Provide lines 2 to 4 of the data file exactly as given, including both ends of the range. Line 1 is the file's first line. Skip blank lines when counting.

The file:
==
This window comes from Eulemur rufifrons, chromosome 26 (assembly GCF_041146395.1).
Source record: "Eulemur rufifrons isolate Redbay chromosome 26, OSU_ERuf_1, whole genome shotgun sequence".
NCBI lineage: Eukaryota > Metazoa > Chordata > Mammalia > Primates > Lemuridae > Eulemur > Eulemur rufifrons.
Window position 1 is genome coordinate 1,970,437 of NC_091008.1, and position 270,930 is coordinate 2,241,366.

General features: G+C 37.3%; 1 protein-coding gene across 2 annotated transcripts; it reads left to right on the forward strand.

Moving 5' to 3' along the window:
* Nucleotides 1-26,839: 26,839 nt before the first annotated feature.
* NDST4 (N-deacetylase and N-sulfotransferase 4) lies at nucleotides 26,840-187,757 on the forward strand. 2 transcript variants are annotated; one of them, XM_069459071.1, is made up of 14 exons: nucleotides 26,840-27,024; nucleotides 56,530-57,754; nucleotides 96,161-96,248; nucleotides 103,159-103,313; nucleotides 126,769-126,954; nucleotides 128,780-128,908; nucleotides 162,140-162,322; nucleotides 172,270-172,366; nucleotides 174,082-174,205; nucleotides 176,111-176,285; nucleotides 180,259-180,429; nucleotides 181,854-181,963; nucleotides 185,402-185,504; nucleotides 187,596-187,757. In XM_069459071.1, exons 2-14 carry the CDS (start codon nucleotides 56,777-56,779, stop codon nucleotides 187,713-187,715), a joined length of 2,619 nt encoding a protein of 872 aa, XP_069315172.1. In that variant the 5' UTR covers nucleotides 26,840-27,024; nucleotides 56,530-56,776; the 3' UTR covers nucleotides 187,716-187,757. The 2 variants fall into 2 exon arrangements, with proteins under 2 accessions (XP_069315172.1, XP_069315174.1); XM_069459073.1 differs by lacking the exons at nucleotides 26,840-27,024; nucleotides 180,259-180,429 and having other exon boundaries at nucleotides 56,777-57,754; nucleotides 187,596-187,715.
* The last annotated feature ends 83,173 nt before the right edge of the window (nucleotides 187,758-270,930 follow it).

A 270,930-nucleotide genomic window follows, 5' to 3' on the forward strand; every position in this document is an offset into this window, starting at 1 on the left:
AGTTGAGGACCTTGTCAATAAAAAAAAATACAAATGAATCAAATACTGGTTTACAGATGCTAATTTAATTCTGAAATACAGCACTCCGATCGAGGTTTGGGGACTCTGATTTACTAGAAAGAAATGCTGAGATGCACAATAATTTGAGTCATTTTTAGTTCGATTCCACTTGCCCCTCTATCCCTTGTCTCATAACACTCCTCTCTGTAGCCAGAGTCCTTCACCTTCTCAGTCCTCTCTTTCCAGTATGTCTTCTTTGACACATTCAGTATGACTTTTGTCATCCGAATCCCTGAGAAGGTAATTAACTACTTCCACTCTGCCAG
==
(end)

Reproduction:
Source record: "Eulemur rufifrons isolate Redbay chromosome 26, OSU_ERuf_1, whole genome shotgun sequence".
NCBI lineage: Eukaryota > Metazoa > Chordata > Mammalia > Primates > Lemuridae > Eulemur > Eulemur rufifrons.
Window position 1 is genome coordinate 1,970,437 of NC_091008.1, and position 270,930 is coordinate 2,241,366.